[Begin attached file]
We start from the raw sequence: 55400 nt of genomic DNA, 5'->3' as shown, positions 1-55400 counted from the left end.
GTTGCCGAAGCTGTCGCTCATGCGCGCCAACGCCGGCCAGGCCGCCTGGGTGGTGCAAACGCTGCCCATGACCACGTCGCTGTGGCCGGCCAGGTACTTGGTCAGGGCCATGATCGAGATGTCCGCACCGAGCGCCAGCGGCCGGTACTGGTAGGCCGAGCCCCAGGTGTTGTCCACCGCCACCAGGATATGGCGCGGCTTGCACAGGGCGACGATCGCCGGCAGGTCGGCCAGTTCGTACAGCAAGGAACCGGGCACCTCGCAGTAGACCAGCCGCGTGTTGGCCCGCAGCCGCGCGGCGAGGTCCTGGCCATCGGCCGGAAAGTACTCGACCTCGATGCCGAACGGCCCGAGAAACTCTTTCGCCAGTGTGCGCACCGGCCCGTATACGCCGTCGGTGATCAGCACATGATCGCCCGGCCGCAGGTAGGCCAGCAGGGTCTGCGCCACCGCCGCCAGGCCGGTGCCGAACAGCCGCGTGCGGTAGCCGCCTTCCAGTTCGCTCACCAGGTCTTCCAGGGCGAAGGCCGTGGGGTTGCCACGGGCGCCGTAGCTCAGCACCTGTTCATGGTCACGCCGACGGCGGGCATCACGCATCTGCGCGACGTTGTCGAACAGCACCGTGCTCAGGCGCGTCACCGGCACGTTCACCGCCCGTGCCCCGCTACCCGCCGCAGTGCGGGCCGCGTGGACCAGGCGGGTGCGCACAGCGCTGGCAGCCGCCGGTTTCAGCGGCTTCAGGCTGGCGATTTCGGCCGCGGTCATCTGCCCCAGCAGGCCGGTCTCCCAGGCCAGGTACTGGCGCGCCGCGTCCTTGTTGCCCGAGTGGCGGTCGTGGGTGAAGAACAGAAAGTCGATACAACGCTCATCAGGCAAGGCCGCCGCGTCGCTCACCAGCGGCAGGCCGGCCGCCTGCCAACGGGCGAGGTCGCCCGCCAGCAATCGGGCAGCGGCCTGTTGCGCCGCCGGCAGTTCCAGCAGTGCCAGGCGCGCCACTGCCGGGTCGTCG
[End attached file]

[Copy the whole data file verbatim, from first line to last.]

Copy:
We start from the raw sequence: 55400 nt of genomic DNA, 5'->3' as shown, positions 1-55400 counted from the left end.
GTTGCCGAAGCTGTCGCTCATGCGCGCCAACGCCGGCCAGGCCGCCTGGGTGGTGCAAACGCTGCCCATGACCACGTCGCTGTGGCCGGCCAGGTACTTGGTCAGGGCCATGATCGAGATGTCCGCACCGAGCGCCAGCGGCCGGTACTGGTAGGCCGAGCCCCAGGTGTTGTCCACCGCCACCAGGATATGGCGCGGCTTGCACAGGGCGACGATCGCCGGCAGGTCGGCCAGTTCGTACAGCAAGGAACCGGGCACCTCGCAGTAGACCAGCCGCGTGTTGGCCCGCAGCCGCGCGGCGAGGTCCTGGCCATCGGCCGGAAAGTACTCGACCTCGATGCCGAACGGCCCGAGAAACTCTTTCGCCAGTGTGCGCACCGGCCCGTATACGCCGTCGGTGATCAGCACATGATCGCCCGGCCGCAGGTAGGCCAGCAGGGTCTGCGCCACCGCCGCCAGGCCGGTGCCGAACAGCCGCGTGCGGTAGCCGCCTTCCAGTTCGCTCACCAGGTCTTCCAGGGCGAAGGCCGTGGGGTTGCCACGGGCGCCGTAGCTCAGCACCTGTTCATGGTCACGCCGACGGCGGGCATCACGCATCTGCGCGACGTTGTCGAACAGCACCGTGCTCAGGCGCGTCACCGGCACGTTCACCGCCCGTGCCCCGCTACCCGCCGCAGTGCGGGCCGCGTGGACCAGGCGGGTGCGCACAGCGCTGGCAGCCGCCGGTTTCAGCGGCTTCAGGCTGGCGATTTCGGCCGCGGTCATCTGCCCCAGCAGGCCGGTCTCCCAGGCCAGGTACTGGCGCGCCGCGTCCTTGTTGCCCGAGTGGCGGTCGTGGGTGAAGAACAGAAAGTCGATACAACGCTCATCAGGCAAGGCCGCCGCGTCGCTCACCAGCGGCAGGCCGGCCGCCTGCCAACGGGCGAGGTCGCCCGCCAGCAATCGGGCAGCGGCCTGTTGCGCCGCCGGCAGTTCCAGCAGTGCCAGGCGCGCCACTGCCGGGTCGTCG